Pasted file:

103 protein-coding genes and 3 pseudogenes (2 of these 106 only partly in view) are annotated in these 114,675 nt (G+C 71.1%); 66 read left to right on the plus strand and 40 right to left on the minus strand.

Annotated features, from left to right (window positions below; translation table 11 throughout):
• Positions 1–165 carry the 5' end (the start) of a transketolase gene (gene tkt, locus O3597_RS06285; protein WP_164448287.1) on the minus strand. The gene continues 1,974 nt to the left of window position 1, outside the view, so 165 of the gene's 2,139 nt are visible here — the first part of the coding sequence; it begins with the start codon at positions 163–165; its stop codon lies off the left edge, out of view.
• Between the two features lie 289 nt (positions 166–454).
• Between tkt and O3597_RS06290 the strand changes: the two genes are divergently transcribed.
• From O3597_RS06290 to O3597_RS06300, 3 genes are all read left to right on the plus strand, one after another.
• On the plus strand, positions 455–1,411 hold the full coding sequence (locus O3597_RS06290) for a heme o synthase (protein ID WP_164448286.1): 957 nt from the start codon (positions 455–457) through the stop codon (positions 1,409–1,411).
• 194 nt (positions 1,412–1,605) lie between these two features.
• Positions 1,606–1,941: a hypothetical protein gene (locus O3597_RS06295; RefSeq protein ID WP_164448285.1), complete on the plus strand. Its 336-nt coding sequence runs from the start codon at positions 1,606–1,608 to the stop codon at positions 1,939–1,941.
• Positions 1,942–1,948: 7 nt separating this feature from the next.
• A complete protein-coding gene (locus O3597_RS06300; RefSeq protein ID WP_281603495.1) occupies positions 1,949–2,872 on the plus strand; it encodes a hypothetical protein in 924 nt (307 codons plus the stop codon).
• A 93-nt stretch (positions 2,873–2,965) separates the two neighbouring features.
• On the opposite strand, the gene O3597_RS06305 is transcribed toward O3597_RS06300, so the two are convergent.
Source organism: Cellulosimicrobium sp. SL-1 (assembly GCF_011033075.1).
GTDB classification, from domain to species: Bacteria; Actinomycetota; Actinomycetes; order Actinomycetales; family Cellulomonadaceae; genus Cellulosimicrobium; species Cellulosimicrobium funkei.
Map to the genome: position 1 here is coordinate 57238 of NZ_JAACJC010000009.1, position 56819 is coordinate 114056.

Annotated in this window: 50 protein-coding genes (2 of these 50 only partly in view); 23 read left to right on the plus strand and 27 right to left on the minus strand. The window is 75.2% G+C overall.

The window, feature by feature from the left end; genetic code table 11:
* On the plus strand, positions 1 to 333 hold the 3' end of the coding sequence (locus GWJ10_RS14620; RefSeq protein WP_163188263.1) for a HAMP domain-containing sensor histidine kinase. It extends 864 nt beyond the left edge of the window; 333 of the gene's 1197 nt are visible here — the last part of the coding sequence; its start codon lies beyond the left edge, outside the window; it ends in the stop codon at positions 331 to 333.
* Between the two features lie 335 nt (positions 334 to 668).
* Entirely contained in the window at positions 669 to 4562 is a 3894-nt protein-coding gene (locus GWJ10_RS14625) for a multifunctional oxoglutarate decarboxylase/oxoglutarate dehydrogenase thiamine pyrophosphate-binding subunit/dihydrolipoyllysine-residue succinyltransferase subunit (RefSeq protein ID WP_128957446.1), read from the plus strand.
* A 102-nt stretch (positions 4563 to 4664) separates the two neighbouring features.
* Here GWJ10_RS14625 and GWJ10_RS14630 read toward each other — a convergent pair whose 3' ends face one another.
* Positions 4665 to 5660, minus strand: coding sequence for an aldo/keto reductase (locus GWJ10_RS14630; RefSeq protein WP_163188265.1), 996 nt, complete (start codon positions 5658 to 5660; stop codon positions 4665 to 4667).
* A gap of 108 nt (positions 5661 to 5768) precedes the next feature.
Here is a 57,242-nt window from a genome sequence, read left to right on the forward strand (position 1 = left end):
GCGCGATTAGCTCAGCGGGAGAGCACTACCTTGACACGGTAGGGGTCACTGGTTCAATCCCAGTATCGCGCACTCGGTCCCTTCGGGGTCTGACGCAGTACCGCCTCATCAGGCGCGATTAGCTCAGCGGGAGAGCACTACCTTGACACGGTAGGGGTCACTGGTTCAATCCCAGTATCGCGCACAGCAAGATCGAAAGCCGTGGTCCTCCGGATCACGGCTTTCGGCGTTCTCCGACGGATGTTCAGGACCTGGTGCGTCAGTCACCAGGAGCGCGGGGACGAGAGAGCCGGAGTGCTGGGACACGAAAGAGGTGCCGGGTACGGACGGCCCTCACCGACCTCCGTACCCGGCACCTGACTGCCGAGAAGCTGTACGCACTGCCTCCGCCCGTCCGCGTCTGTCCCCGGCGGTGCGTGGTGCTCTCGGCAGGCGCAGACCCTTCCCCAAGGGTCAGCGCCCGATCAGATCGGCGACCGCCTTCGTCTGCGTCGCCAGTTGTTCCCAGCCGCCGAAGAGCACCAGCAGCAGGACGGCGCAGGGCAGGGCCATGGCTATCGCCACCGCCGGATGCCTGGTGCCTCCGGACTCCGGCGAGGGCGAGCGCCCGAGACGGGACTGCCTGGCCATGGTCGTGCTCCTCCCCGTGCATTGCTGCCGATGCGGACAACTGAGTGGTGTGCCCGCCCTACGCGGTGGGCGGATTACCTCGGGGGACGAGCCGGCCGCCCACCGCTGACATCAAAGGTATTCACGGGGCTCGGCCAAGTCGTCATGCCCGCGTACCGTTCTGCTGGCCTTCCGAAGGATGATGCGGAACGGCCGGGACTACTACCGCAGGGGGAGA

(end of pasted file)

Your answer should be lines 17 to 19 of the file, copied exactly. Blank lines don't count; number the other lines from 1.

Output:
Annotated in this window: 50 protein-coding genes (2 of these 50 only partly in view); 23 read left to right on the plus strand and 27 right to left on the minus strand. The window is 75.2% G+C overall.

The window, feature by feature from the left end; genetic code table 11:
* On the plus strand, positions 1 to 333 hold the 3' end of the coding sequence (locus GWJ10_RS14620; RefSeq protein WP_163188263.1) for a HAMP domain-containing sensor histidine kinase. It extends 864 nt beyond the left edge of the window; 333 of the gene's 1197 nt are visible here — the last part of the coding sequence; its start codon lies beyond the left edge, outside the window; it ends in the stop codon at positions 331 to 333.